Experts analyze religious philosophy

In Campus News, News
Courtesy Photo
Courtesy Photo

Specialists researching metaphysics will speak with Cal State Fullerton students regarding the barriers between politics and religion and the philosophical question of immortality and life after death.

The College of Humanities and Social Sciences will host the two guest lectures in an event titled “Religion and the Secular State” on Thursday, March 14.

Lectures will be given by John Fischer, Ph.D., a philosophy professor and chair of the Philosophy Department at UC Riverside, and Gerald Gaus, Ph.D., a philosophy professor at the University of Arizona.

Fischer specializes in researching metaphysics and the philosophy of religion.

His lecture, “Would You Choose to Live Forever?” tackles the philosophical question of choosing immortality.

While many philosophers have argued against immortality, Fischer is in favor of both clinical immortality and life after death.

“I explore some of these worries of the ‘immortality curmudgeons’—pessimists about the desirability of living forever, and I seek to address their concerns,” said Fischer. “I shall argue that there could be stories depicting immortal human lives that are choiceworthy for creatures like us.”

Fischer is the project leader for the Immortality Project, a group funded by the John Templeton Foundation that researches scientific and philosophical questions of immortality.

Despite his extensive work in favor of immortality, he understands the numerous arguments against it.

“Many philosophers have argued that living forever would be boring,” Fischer said. “Others have argued that an infinitely long life would not be recognizably human.”

Following Fischer’s talk, Gaus’ will present his lecture, “The Continuing Challenge of Hobbes to Public Reason Liberalism,” where he will focus on the work of philosopher John Rawls.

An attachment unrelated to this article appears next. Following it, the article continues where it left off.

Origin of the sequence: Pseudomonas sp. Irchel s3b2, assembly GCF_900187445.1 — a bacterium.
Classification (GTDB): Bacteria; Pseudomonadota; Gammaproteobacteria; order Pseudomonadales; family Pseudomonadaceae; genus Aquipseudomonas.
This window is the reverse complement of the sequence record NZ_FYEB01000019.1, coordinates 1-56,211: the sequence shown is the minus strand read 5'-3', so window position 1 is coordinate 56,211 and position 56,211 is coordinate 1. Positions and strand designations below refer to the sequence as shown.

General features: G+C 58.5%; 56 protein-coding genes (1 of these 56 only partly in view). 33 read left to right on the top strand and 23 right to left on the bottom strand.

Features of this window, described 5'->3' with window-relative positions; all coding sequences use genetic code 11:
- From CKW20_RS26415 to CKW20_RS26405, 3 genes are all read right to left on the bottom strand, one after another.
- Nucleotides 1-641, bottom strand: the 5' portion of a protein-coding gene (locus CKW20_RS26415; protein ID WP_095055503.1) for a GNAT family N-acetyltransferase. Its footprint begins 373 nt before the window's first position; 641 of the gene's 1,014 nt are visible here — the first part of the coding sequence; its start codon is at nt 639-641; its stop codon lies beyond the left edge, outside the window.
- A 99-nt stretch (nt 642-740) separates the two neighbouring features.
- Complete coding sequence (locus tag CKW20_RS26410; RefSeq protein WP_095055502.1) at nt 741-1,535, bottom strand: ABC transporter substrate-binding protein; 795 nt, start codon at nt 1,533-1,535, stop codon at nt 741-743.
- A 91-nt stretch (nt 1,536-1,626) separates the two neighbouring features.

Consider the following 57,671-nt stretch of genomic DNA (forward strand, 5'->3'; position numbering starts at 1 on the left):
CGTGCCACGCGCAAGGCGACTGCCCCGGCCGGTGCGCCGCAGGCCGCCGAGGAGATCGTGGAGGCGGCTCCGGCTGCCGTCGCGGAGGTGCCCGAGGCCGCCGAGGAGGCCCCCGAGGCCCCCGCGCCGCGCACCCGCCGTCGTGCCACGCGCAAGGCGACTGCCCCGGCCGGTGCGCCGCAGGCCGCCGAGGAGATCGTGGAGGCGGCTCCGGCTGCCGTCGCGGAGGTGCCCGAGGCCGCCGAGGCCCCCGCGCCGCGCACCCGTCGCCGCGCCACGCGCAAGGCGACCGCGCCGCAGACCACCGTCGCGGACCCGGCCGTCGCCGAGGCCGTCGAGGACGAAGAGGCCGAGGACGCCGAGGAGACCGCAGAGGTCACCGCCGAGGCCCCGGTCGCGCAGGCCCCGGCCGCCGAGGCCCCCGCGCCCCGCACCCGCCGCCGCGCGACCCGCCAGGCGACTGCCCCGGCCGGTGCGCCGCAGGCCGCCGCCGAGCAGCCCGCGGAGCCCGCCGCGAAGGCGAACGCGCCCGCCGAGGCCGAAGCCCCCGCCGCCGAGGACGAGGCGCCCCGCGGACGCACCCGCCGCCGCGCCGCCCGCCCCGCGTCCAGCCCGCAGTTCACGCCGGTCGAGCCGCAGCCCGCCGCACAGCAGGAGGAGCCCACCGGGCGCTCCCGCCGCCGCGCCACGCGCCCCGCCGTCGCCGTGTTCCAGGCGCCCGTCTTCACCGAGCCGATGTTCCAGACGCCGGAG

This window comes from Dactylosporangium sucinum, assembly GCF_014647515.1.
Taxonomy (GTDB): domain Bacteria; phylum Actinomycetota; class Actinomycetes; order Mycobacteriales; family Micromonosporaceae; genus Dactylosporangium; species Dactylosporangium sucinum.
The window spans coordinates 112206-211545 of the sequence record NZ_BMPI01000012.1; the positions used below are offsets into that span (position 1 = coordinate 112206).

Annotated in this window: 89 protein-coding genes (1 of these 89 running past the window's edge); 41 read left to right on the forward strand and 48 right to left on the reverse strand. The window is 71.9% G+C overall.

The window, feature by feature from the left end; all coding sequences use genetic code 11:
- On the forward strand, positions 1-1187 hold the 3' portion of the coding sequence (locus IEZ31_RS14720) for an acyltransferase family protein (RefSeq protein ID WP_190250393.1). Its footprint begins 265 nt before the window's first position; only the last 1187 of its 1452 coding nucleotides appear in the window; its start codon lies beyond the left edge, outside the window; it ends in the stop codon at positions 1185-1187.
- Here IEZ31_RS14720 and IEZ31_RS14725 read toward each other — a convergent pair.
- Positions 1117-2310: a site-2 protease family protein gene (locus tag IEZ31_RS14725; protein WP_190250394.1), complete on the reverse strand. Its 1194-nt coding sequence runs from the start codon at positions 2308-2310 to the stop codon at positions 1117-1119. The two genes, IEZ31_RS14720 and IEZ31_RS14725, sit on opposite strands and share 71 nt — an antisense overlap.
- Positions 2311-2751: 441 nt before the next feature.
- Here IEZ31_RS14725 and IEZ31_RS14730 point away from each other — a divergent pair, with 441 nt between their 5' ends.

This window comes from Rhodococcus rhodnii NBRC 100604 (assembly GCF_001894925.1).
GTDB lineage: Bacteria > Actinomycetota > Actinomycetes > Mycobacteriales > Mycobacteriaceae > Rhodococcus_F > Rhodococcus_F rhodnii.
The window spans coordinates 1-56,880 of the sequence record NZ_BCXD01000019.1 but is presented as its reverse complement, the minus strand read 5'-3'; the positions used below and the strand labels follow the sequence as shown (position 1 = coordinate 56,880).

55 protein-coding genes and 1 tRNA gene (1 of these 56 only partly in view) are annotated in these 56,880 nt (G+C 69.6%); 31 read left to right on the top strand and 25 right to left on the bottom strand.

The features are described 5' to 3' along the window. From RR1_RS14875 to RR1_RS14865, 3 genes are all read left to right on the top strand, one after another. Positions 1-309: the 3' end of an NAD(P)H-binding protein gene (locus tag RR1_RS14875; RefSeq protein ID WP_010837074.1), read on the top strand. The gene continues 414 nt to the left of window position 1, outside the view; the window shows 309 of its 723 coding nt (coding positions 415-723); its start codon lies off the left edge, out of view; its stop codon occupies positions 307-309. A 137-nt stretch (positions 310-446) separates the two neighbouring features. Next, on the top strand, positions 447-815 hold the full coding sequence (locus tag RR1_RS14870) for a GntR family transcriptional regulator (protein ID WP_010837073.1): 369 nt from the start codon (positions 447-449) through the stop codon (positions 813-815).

Gaus will make an argument for grounding public reason based on shared views by citizens.

He will also discuss the aim of this theory and address opposing opinions.

The most notable opposition was put forth by philosopher Thomas Hobbes who argued the public will not be able to agree on a shared set of political and religious beliefs, according to Gaus.

Gaus argues against Hobbes view and encourages people to break down the barrier between politics and religion.

The event is being organized by John Davis, Ph.D., a CSUF philosophy professor. In addition to teaching philosophy, Davis has organized symposiums on philosophical issues such as the 2011 Philosophy Symposium on Disagreement in Epistemology and Ethics.

“Some of the papers from that symposium, and some others that weren’t presented at that symposium, are about to be published as an issue of a journal called Philosophical Topics,” said Davis.

Although some may not be aware of the event, all students and faculty are welcome to the guest lectures.

“I haven’t heard about it but it sounds like it could be really interesting,” said Michael Tomkins, a sophomore at CSUF.

Both lectures will be held at Pollak Library Room 130. Each lecture will be followed by a 30-minute question and answer session with professors.

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